Luke 16:1-13
Who’s the Master

I want to talk to you today about fear.  Who here is afraid?  You all look pretty calm and collected but are there things that you secretly fear.  Are you like a duck, calm on the surface but paddling like mad underneath trying to make headway?

You may be hurting because of the Global Financial Crisis that the spin doctors are trying to convince us is over, but we are still feeling the pain, you may be wondering how you are going to pay the next gas bill, or next term’s school fees, you could be fearful of a health issue or surgery you are waiting on.  The possibilities are pretty much endless aren’t they?  Most of you won’t let on easily if there is an issue that you’re having trouble dealing with for fear of seeming inadequate. 

So, the parable today gives us a launch pad to talk about it.  The manager in the story acts in fear. He knows he’s been doing the wrong thing and he’s been found out.  He is afraid of having to do a hard day’s work and he’s also afraid of his boss.  So he cleverly devises a way to win friends and influence people.  Whether we agree with his methods or not is open to conjecture, but everything appears to work out ok for him, or does it…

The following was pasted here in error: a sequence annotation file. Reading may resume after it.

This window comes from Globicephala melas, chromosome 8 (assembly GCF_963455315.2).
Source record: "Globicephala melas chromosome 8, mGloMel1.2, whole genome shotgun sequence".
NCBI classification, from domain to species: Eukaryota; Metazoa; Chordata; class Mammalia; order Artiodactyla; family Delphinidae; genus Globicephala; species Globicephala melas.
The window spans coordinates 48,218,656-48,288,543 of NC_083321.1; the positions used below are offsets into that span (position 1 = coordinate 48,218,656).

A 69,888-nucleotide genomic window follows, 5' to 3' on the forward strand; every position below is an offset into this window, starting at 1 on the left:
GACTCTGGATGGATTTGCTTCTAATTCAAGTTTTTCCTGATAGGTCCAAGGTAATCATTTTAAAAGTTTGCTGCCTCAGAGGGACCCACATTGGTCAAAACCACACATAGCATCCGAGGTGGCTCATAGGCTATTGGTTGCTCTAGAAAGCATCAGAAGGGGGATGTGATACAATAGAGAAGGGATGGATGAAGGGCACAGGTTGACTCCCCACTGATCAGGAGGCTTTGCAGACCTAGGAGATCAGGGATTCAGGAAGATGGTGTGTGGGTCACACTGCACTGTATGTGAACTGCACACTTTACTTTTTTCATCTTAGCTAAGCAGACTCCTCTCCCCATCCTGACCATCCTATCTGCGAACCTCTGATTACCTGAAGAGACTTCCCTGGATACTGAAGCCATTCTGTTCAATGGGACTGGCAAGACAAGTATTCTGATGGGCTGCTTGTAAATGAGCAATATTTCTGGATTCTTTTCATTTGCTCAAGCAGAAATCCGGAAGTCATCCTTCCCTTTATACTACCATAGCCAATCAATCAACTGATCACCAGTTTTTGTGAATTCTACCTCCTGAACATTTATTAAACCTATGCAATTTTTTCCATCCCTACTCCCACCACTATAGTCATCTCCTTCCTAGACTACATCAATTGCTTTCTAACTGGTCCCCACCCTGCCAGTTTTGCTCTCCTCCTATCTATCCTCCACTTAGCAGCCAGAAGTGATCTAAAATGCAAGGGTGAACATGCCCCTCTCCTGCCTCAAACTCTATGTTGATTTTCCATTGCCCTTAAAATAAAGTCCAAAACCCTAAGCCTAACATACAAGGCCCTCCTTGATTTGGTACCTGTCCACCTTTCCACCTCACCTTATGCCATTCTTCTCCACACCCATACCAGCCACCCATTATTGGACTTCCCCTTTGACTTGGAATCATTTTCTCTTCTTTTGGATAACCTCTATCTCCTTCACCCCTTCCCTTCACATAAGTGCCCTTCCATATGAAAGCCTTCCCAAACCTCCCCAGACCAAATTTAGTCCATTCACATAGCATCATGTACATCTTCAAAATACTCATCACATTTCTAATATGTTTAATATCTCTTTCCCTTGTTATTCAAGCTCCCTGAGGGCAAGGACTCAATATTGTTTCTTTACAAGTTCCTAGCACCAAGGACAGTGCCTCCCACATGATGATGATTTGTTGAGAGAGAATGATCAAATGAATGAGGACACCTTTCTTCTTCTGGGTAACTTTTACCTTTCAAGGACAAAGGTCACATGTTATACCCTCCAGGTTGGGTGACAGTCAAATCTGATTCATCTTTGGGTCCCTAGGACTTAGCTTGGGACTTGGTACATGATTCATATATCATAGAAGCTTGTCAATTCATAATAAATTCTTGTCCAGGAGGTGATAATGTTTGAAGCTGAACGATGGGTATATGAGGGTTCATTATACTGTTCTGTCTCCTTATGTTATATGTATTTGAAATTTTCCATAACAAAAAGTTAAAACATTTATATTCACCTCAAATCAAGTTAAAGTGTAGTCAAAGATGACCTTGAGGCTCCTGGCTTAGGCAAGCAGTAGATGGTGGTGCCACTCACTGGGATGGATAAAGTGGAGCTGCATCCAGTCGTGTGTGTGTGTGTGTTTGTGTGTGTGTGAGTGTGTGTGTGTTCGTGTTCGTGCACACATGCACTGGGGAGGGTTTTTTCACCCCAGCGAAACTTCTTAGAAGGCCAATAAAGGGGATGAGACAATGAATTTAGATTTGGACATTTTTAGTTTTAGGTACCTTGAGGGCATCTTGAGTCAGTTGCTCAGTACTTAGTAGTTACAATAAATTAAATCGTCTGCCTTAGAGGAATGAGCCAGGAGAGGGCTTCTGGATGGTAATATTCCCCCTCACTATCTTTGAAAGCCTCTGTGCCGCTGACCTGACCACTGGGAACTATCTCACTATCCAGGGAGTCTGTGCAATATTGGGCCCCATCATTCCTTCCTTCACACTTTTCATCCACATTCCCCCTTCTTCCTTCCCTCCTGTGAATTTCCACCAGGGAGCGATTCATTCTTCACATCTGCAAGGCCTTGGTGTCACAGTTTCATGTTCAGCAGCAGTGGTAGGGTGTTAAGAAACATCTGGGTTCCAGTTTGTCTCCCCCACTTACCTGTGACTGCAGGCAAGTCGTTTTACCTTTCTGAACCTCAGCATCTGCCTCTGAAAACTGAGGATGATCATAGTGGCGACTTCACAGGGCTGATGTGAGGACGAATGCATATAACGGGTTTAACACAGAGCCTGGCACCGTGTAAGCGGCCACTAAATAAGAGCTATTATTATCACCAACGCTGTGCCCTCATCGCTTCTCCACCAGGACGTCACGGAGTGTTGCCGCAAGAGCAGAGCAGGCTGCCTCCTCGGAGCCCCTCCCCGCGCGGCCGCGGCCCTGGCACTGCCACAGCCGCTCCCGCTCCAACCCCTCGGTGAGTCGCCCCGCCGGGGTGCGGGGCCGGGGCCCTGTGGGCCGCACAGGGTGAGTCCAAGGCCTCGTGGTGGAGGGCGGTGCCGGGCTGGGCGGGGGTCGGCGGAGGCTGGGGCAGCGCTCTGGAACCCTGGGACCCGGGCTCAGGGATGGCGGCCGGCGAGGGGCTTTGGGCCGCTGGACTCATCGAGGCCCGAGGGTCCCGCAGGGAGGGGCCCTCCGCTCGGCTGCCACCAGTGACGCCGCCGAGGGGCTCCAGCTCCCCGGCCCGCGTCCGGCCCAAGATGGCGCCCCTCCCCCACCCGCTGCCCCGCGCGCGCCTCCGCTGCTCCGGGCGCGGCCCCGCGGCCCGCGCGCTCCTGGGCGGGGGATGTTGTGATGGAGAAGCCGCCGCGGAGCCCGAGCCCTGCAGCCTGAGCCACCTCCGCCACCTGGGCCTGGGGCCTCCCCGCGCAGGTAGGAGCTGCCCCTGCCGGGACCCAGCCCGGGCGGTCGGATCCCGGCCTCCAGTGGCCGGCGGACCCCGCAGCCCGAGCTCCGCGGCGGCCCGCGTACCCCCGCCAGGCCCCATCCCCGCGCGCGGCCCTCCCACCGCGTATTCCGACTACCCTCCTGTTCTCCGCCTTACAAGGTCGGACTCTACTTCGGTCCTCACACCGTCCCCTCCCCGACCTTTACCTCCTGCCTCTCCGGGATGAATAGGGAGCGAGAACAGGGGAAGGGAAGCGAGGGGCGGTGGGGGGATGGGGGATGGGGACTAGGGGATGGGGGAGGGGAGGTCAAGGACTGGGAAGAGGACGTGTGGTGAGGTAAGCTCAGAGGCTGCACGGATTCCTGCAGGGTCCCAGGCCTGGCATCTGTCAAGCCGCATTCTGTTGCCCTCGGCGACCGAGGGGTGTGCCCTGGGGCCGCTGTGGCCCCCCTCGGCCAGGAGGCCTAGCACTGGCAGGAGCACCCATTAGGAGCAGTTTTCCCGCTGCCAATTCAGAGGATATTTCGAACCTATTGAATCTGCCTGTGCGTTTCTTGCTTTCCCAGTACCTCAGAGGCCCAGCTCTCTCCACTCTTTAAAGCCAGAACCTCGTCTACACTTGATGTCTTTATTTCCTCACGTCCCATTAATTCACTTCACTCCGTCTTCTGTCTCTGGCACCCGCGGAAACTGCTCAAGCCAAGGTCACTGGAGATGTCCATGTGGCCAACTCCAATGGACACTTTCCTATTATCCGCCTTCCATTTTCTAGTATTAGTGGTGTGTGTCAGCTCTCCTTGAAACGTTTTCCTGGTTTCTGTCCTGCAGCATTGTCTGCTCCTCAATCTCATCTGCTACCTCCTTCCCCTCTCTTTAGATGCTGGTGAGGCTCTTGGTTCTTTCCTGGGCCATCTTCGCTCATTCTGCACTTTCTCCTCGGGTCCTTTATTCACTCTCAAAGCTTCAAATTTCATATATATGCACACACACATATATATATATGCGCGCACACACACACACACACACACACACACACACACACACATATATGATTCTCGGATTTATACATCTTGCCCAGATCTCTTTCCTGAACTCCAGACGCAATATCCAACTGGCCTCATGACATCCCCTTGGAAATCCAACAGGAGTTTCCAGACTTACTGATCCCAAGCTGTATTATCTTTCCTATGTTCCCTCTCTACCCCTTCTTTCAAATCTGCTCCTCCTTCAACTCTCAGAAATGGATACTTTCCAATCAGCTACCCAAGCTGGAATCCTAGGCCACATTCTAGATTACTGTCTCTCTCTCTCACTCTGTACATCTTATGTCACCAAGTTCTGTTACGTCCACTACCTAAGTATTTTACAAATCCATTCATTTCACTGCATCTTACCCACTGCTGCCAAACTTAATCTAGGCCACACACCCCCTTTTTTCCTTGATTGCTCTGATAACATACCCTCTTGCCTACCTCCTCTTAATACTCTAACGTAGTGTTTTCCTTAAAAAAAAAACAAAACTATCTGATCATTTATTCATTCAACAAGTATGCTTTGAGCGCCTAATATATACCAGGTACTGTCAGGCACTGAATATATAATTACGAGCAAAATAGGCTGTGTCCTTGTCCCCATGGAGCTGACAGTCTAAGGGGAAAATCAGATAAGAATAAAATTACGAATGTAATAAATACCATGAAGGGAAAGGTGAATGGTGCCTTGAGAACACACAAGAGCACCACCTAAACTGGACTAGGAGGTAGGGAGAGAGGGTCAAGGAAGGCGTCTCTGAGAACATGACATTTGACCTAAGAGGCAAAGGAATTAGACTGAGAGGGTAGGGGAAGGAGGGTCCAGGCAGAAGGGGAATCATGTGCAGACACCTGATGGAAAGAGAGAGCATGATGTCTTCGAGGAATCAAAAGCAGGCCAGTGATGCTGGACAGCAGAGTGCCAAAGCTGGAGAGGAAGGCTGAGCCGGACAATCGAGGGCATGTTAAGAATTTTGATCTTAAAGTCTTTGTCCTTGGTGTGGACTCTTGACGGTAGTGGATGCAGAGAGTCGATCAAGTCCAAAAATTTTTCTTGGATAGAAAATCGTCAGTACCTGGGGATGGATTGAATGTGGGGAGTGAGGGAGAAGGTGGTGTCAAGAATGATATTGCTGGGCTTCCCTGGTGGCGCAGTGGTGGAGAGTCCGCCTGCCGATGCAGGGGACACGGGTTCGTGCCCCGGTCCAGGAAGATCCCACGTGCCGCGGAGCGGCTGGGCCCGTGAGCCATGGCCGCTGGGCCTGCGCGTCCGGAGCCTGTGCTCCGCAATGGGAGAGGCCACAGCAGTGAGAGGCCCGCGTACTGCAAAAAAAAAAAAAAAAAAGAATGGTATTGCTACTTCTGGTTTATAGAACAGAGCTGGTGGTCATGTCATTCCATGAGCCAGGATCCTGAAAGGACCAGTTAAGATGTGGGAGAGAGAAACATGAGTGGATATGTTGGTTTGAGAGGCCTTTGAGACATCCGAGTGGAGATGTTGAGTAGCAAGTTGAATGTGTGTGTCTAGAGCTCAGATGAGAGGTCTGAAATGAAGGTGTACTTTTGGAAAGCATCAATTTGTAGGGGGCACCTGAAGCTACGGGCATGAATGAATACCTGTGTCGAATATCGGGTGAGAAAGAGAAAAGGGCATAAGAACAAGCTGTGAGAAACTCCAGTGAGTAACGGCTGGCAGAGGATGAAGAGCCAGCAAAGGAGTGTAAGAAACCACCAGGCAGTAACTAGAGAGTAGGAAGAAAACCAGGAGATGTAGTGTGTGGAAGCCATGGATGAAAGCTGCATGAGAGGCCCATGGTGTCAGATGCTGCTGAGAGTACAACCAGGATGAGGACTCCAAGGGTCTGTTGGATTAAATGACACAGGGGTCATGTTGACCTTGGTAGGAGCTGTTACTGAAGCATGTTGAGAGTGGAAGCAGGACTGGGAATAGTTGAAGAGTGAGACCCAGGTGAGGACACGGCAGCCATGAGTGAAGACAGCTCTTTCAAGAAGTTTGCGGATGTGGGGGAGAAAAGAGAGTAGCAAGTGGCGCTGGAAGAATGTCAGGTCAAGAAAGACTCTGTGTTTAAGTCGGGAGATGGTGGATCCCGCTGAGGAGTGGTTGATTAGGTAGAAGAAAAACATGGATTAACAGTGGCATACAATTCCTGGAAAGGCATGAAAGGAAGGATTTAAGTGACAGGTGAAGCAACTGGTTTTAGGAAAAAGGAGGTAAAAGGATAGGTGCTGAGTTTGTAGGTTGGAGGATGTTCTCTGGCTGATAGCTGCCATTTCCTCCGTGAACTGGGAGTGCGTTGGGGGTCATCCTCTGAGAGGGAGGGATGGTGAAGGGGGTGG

What this does show us is that there are various ways of responding in times of crisis, we can act out of fear or we can be faithful.  The two don’t go together, just as you can’t serve God and wealth, you can’t be fearful and faithful at the same time either.  Our faith is based on the love that God has for us and the gift that he has shared with us through Jesus and by the power of the Holy Spirit.  Fear is the opposite of love, it drives people away from the only thing that can sustain them in hard times – faith.

Rather than coming to the boss and asking for forgiveness, the manager acts in fear and goes running to other people to win himself some friends through even more dishonest transactions,.  As we saw the boss acted in a worldly way and commended the manager on his shrewdness.  The manager and the boss were tarred with the same brush. They had the same moral and ethical values and both used them in fear.  One in fear of losing his job and comfortable way of life, the other in fear of not being as wealthy as he possibly could be.

Neither of them showed faith, they were relying on themselves and their own abilities to be forceful or shrewd and get ahead in life.  As I mentioned before we are still living in tough times, many of us are acting out of fear.  People are struggling to make ends meet, once again our congregation, the Victorian and Tasmanian District and even the LCA are struggling to meet our annual budgets, this creates fear.  It’s the time of year for appeals and pledges.  I’m not planning on using this sermon as a platform to guilt you out of your cash and increase your levels of fear though!

What we have in the church is not a financial crisis, it’s a faith crisis.  Or maybe it’s a fear crisis?  Whenever I think about finances I’m reminded of the text from Matthew’s gospel, “Look at the birds of the air; they neither sow nor reap nor gather into barns, and yet your heavenly Father feeds them” and a little later on in the same Gospel, “Do not be afraid; you are of more value than many sparrows.”